On New Year's Day, The New York Times finally caught up with my assertion that we should forgive Edward Snowden and let him come home, because in the end he did us a service by letting us know what was going on behind the scenes at the National Security Agency. Good for the Times, but I've been thinking that it's actually time to move beyond Snowden and get to the heart of the matter.
Now that the genie is out of the bottle, what the heck are we going to do about it?
Whether Snowden is a hero or a villain really doesn't much matter anymore. Yes, we like to personalize these things, but whether Snowden is a good guy or a bad guy isn't the big question right now. It's not the act of revelation that really matters; it's what was revealed. The fact is he released a bunch of documents to the press that showed what most of us consider a shocking level of surveillance on ordinary U.S. citizens, world leaders and other people around the world.
The NSA wasn't just collecting data on suspected terrorists. It was apparently collecting just about anything it could get its hands on. And now we have to decide just how much surveillance is tolerable in a free society.
I don't think many people, even those who think Snowden should be tried for treason, believe that we should be like the old East German state, where surveillance was so pervasive that no one could trust anyone else, not even their own neighbors. That state rotted from the inside for a lot of reasons, including its own paranoia.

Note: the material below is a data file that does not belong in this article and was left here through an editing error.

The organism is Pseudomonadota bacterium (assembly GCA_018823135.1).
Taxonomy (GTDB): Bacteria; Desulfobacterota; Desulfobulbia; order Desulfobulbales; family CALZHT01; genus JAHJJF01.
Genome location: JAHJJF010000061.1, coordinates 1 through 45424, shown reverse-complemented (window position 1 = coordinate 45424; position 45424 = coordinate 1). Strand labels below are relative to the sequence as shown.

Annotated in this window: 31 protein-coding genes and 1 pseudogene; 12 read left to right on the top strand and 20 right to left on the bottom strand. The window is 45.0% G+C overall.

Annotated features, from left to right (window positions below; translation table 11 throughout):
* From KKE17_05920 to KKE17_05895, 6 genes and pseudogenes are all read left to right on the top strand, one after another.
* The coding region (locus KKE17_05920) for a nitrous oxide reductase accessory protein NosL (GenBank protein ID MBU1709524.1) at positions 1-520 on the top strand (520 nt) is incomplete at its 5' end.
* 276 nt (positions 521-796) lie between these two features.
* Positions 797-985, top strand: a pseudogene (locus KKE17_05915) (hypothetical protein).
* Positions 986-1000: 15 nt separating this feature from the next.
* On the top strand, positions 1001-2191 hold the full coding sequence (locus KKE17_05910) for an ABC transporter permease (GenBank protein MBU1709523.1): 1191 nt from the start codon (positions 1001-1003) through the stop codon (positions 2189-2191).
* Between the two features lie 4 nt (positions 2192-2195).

But what do we want to be?
I hear lots of people talking about the rule of law, and that seems a good place to start. The U.S. Constitution outlines all of our rights as U.S. citizens — subject to interpretation by the courts, of course. It includes a right to privacy, a recognition of the fact that we are innocent until proven guilty, and a right against unreasonable search and seizure.
And what has the Snowden affair shown us about the state of those rights? I would suggest that it has shown that the government is invading our privacy on a regular basis and is assuming the guilt of any citizen who accesses the Internet. How else can it justify harvesting as much data as its computer systems can process? And it appears to be seizing all of our data on a regular basis, which by any measure has to be considered unreasonable.
The problem is that the FISA court, which was set up as a safe forum for officials to make requests for surveillance without letting the parties involved know, seems to be a rubber stamp giving officials cover for their actions, rather than the sort of true oversight authority the courts are supposed to be. Before any surveillance is conducted on U.S. citizens, a plausible argument must be made that the information is being used to prove criminal activity or prevent a serious incident from happening.
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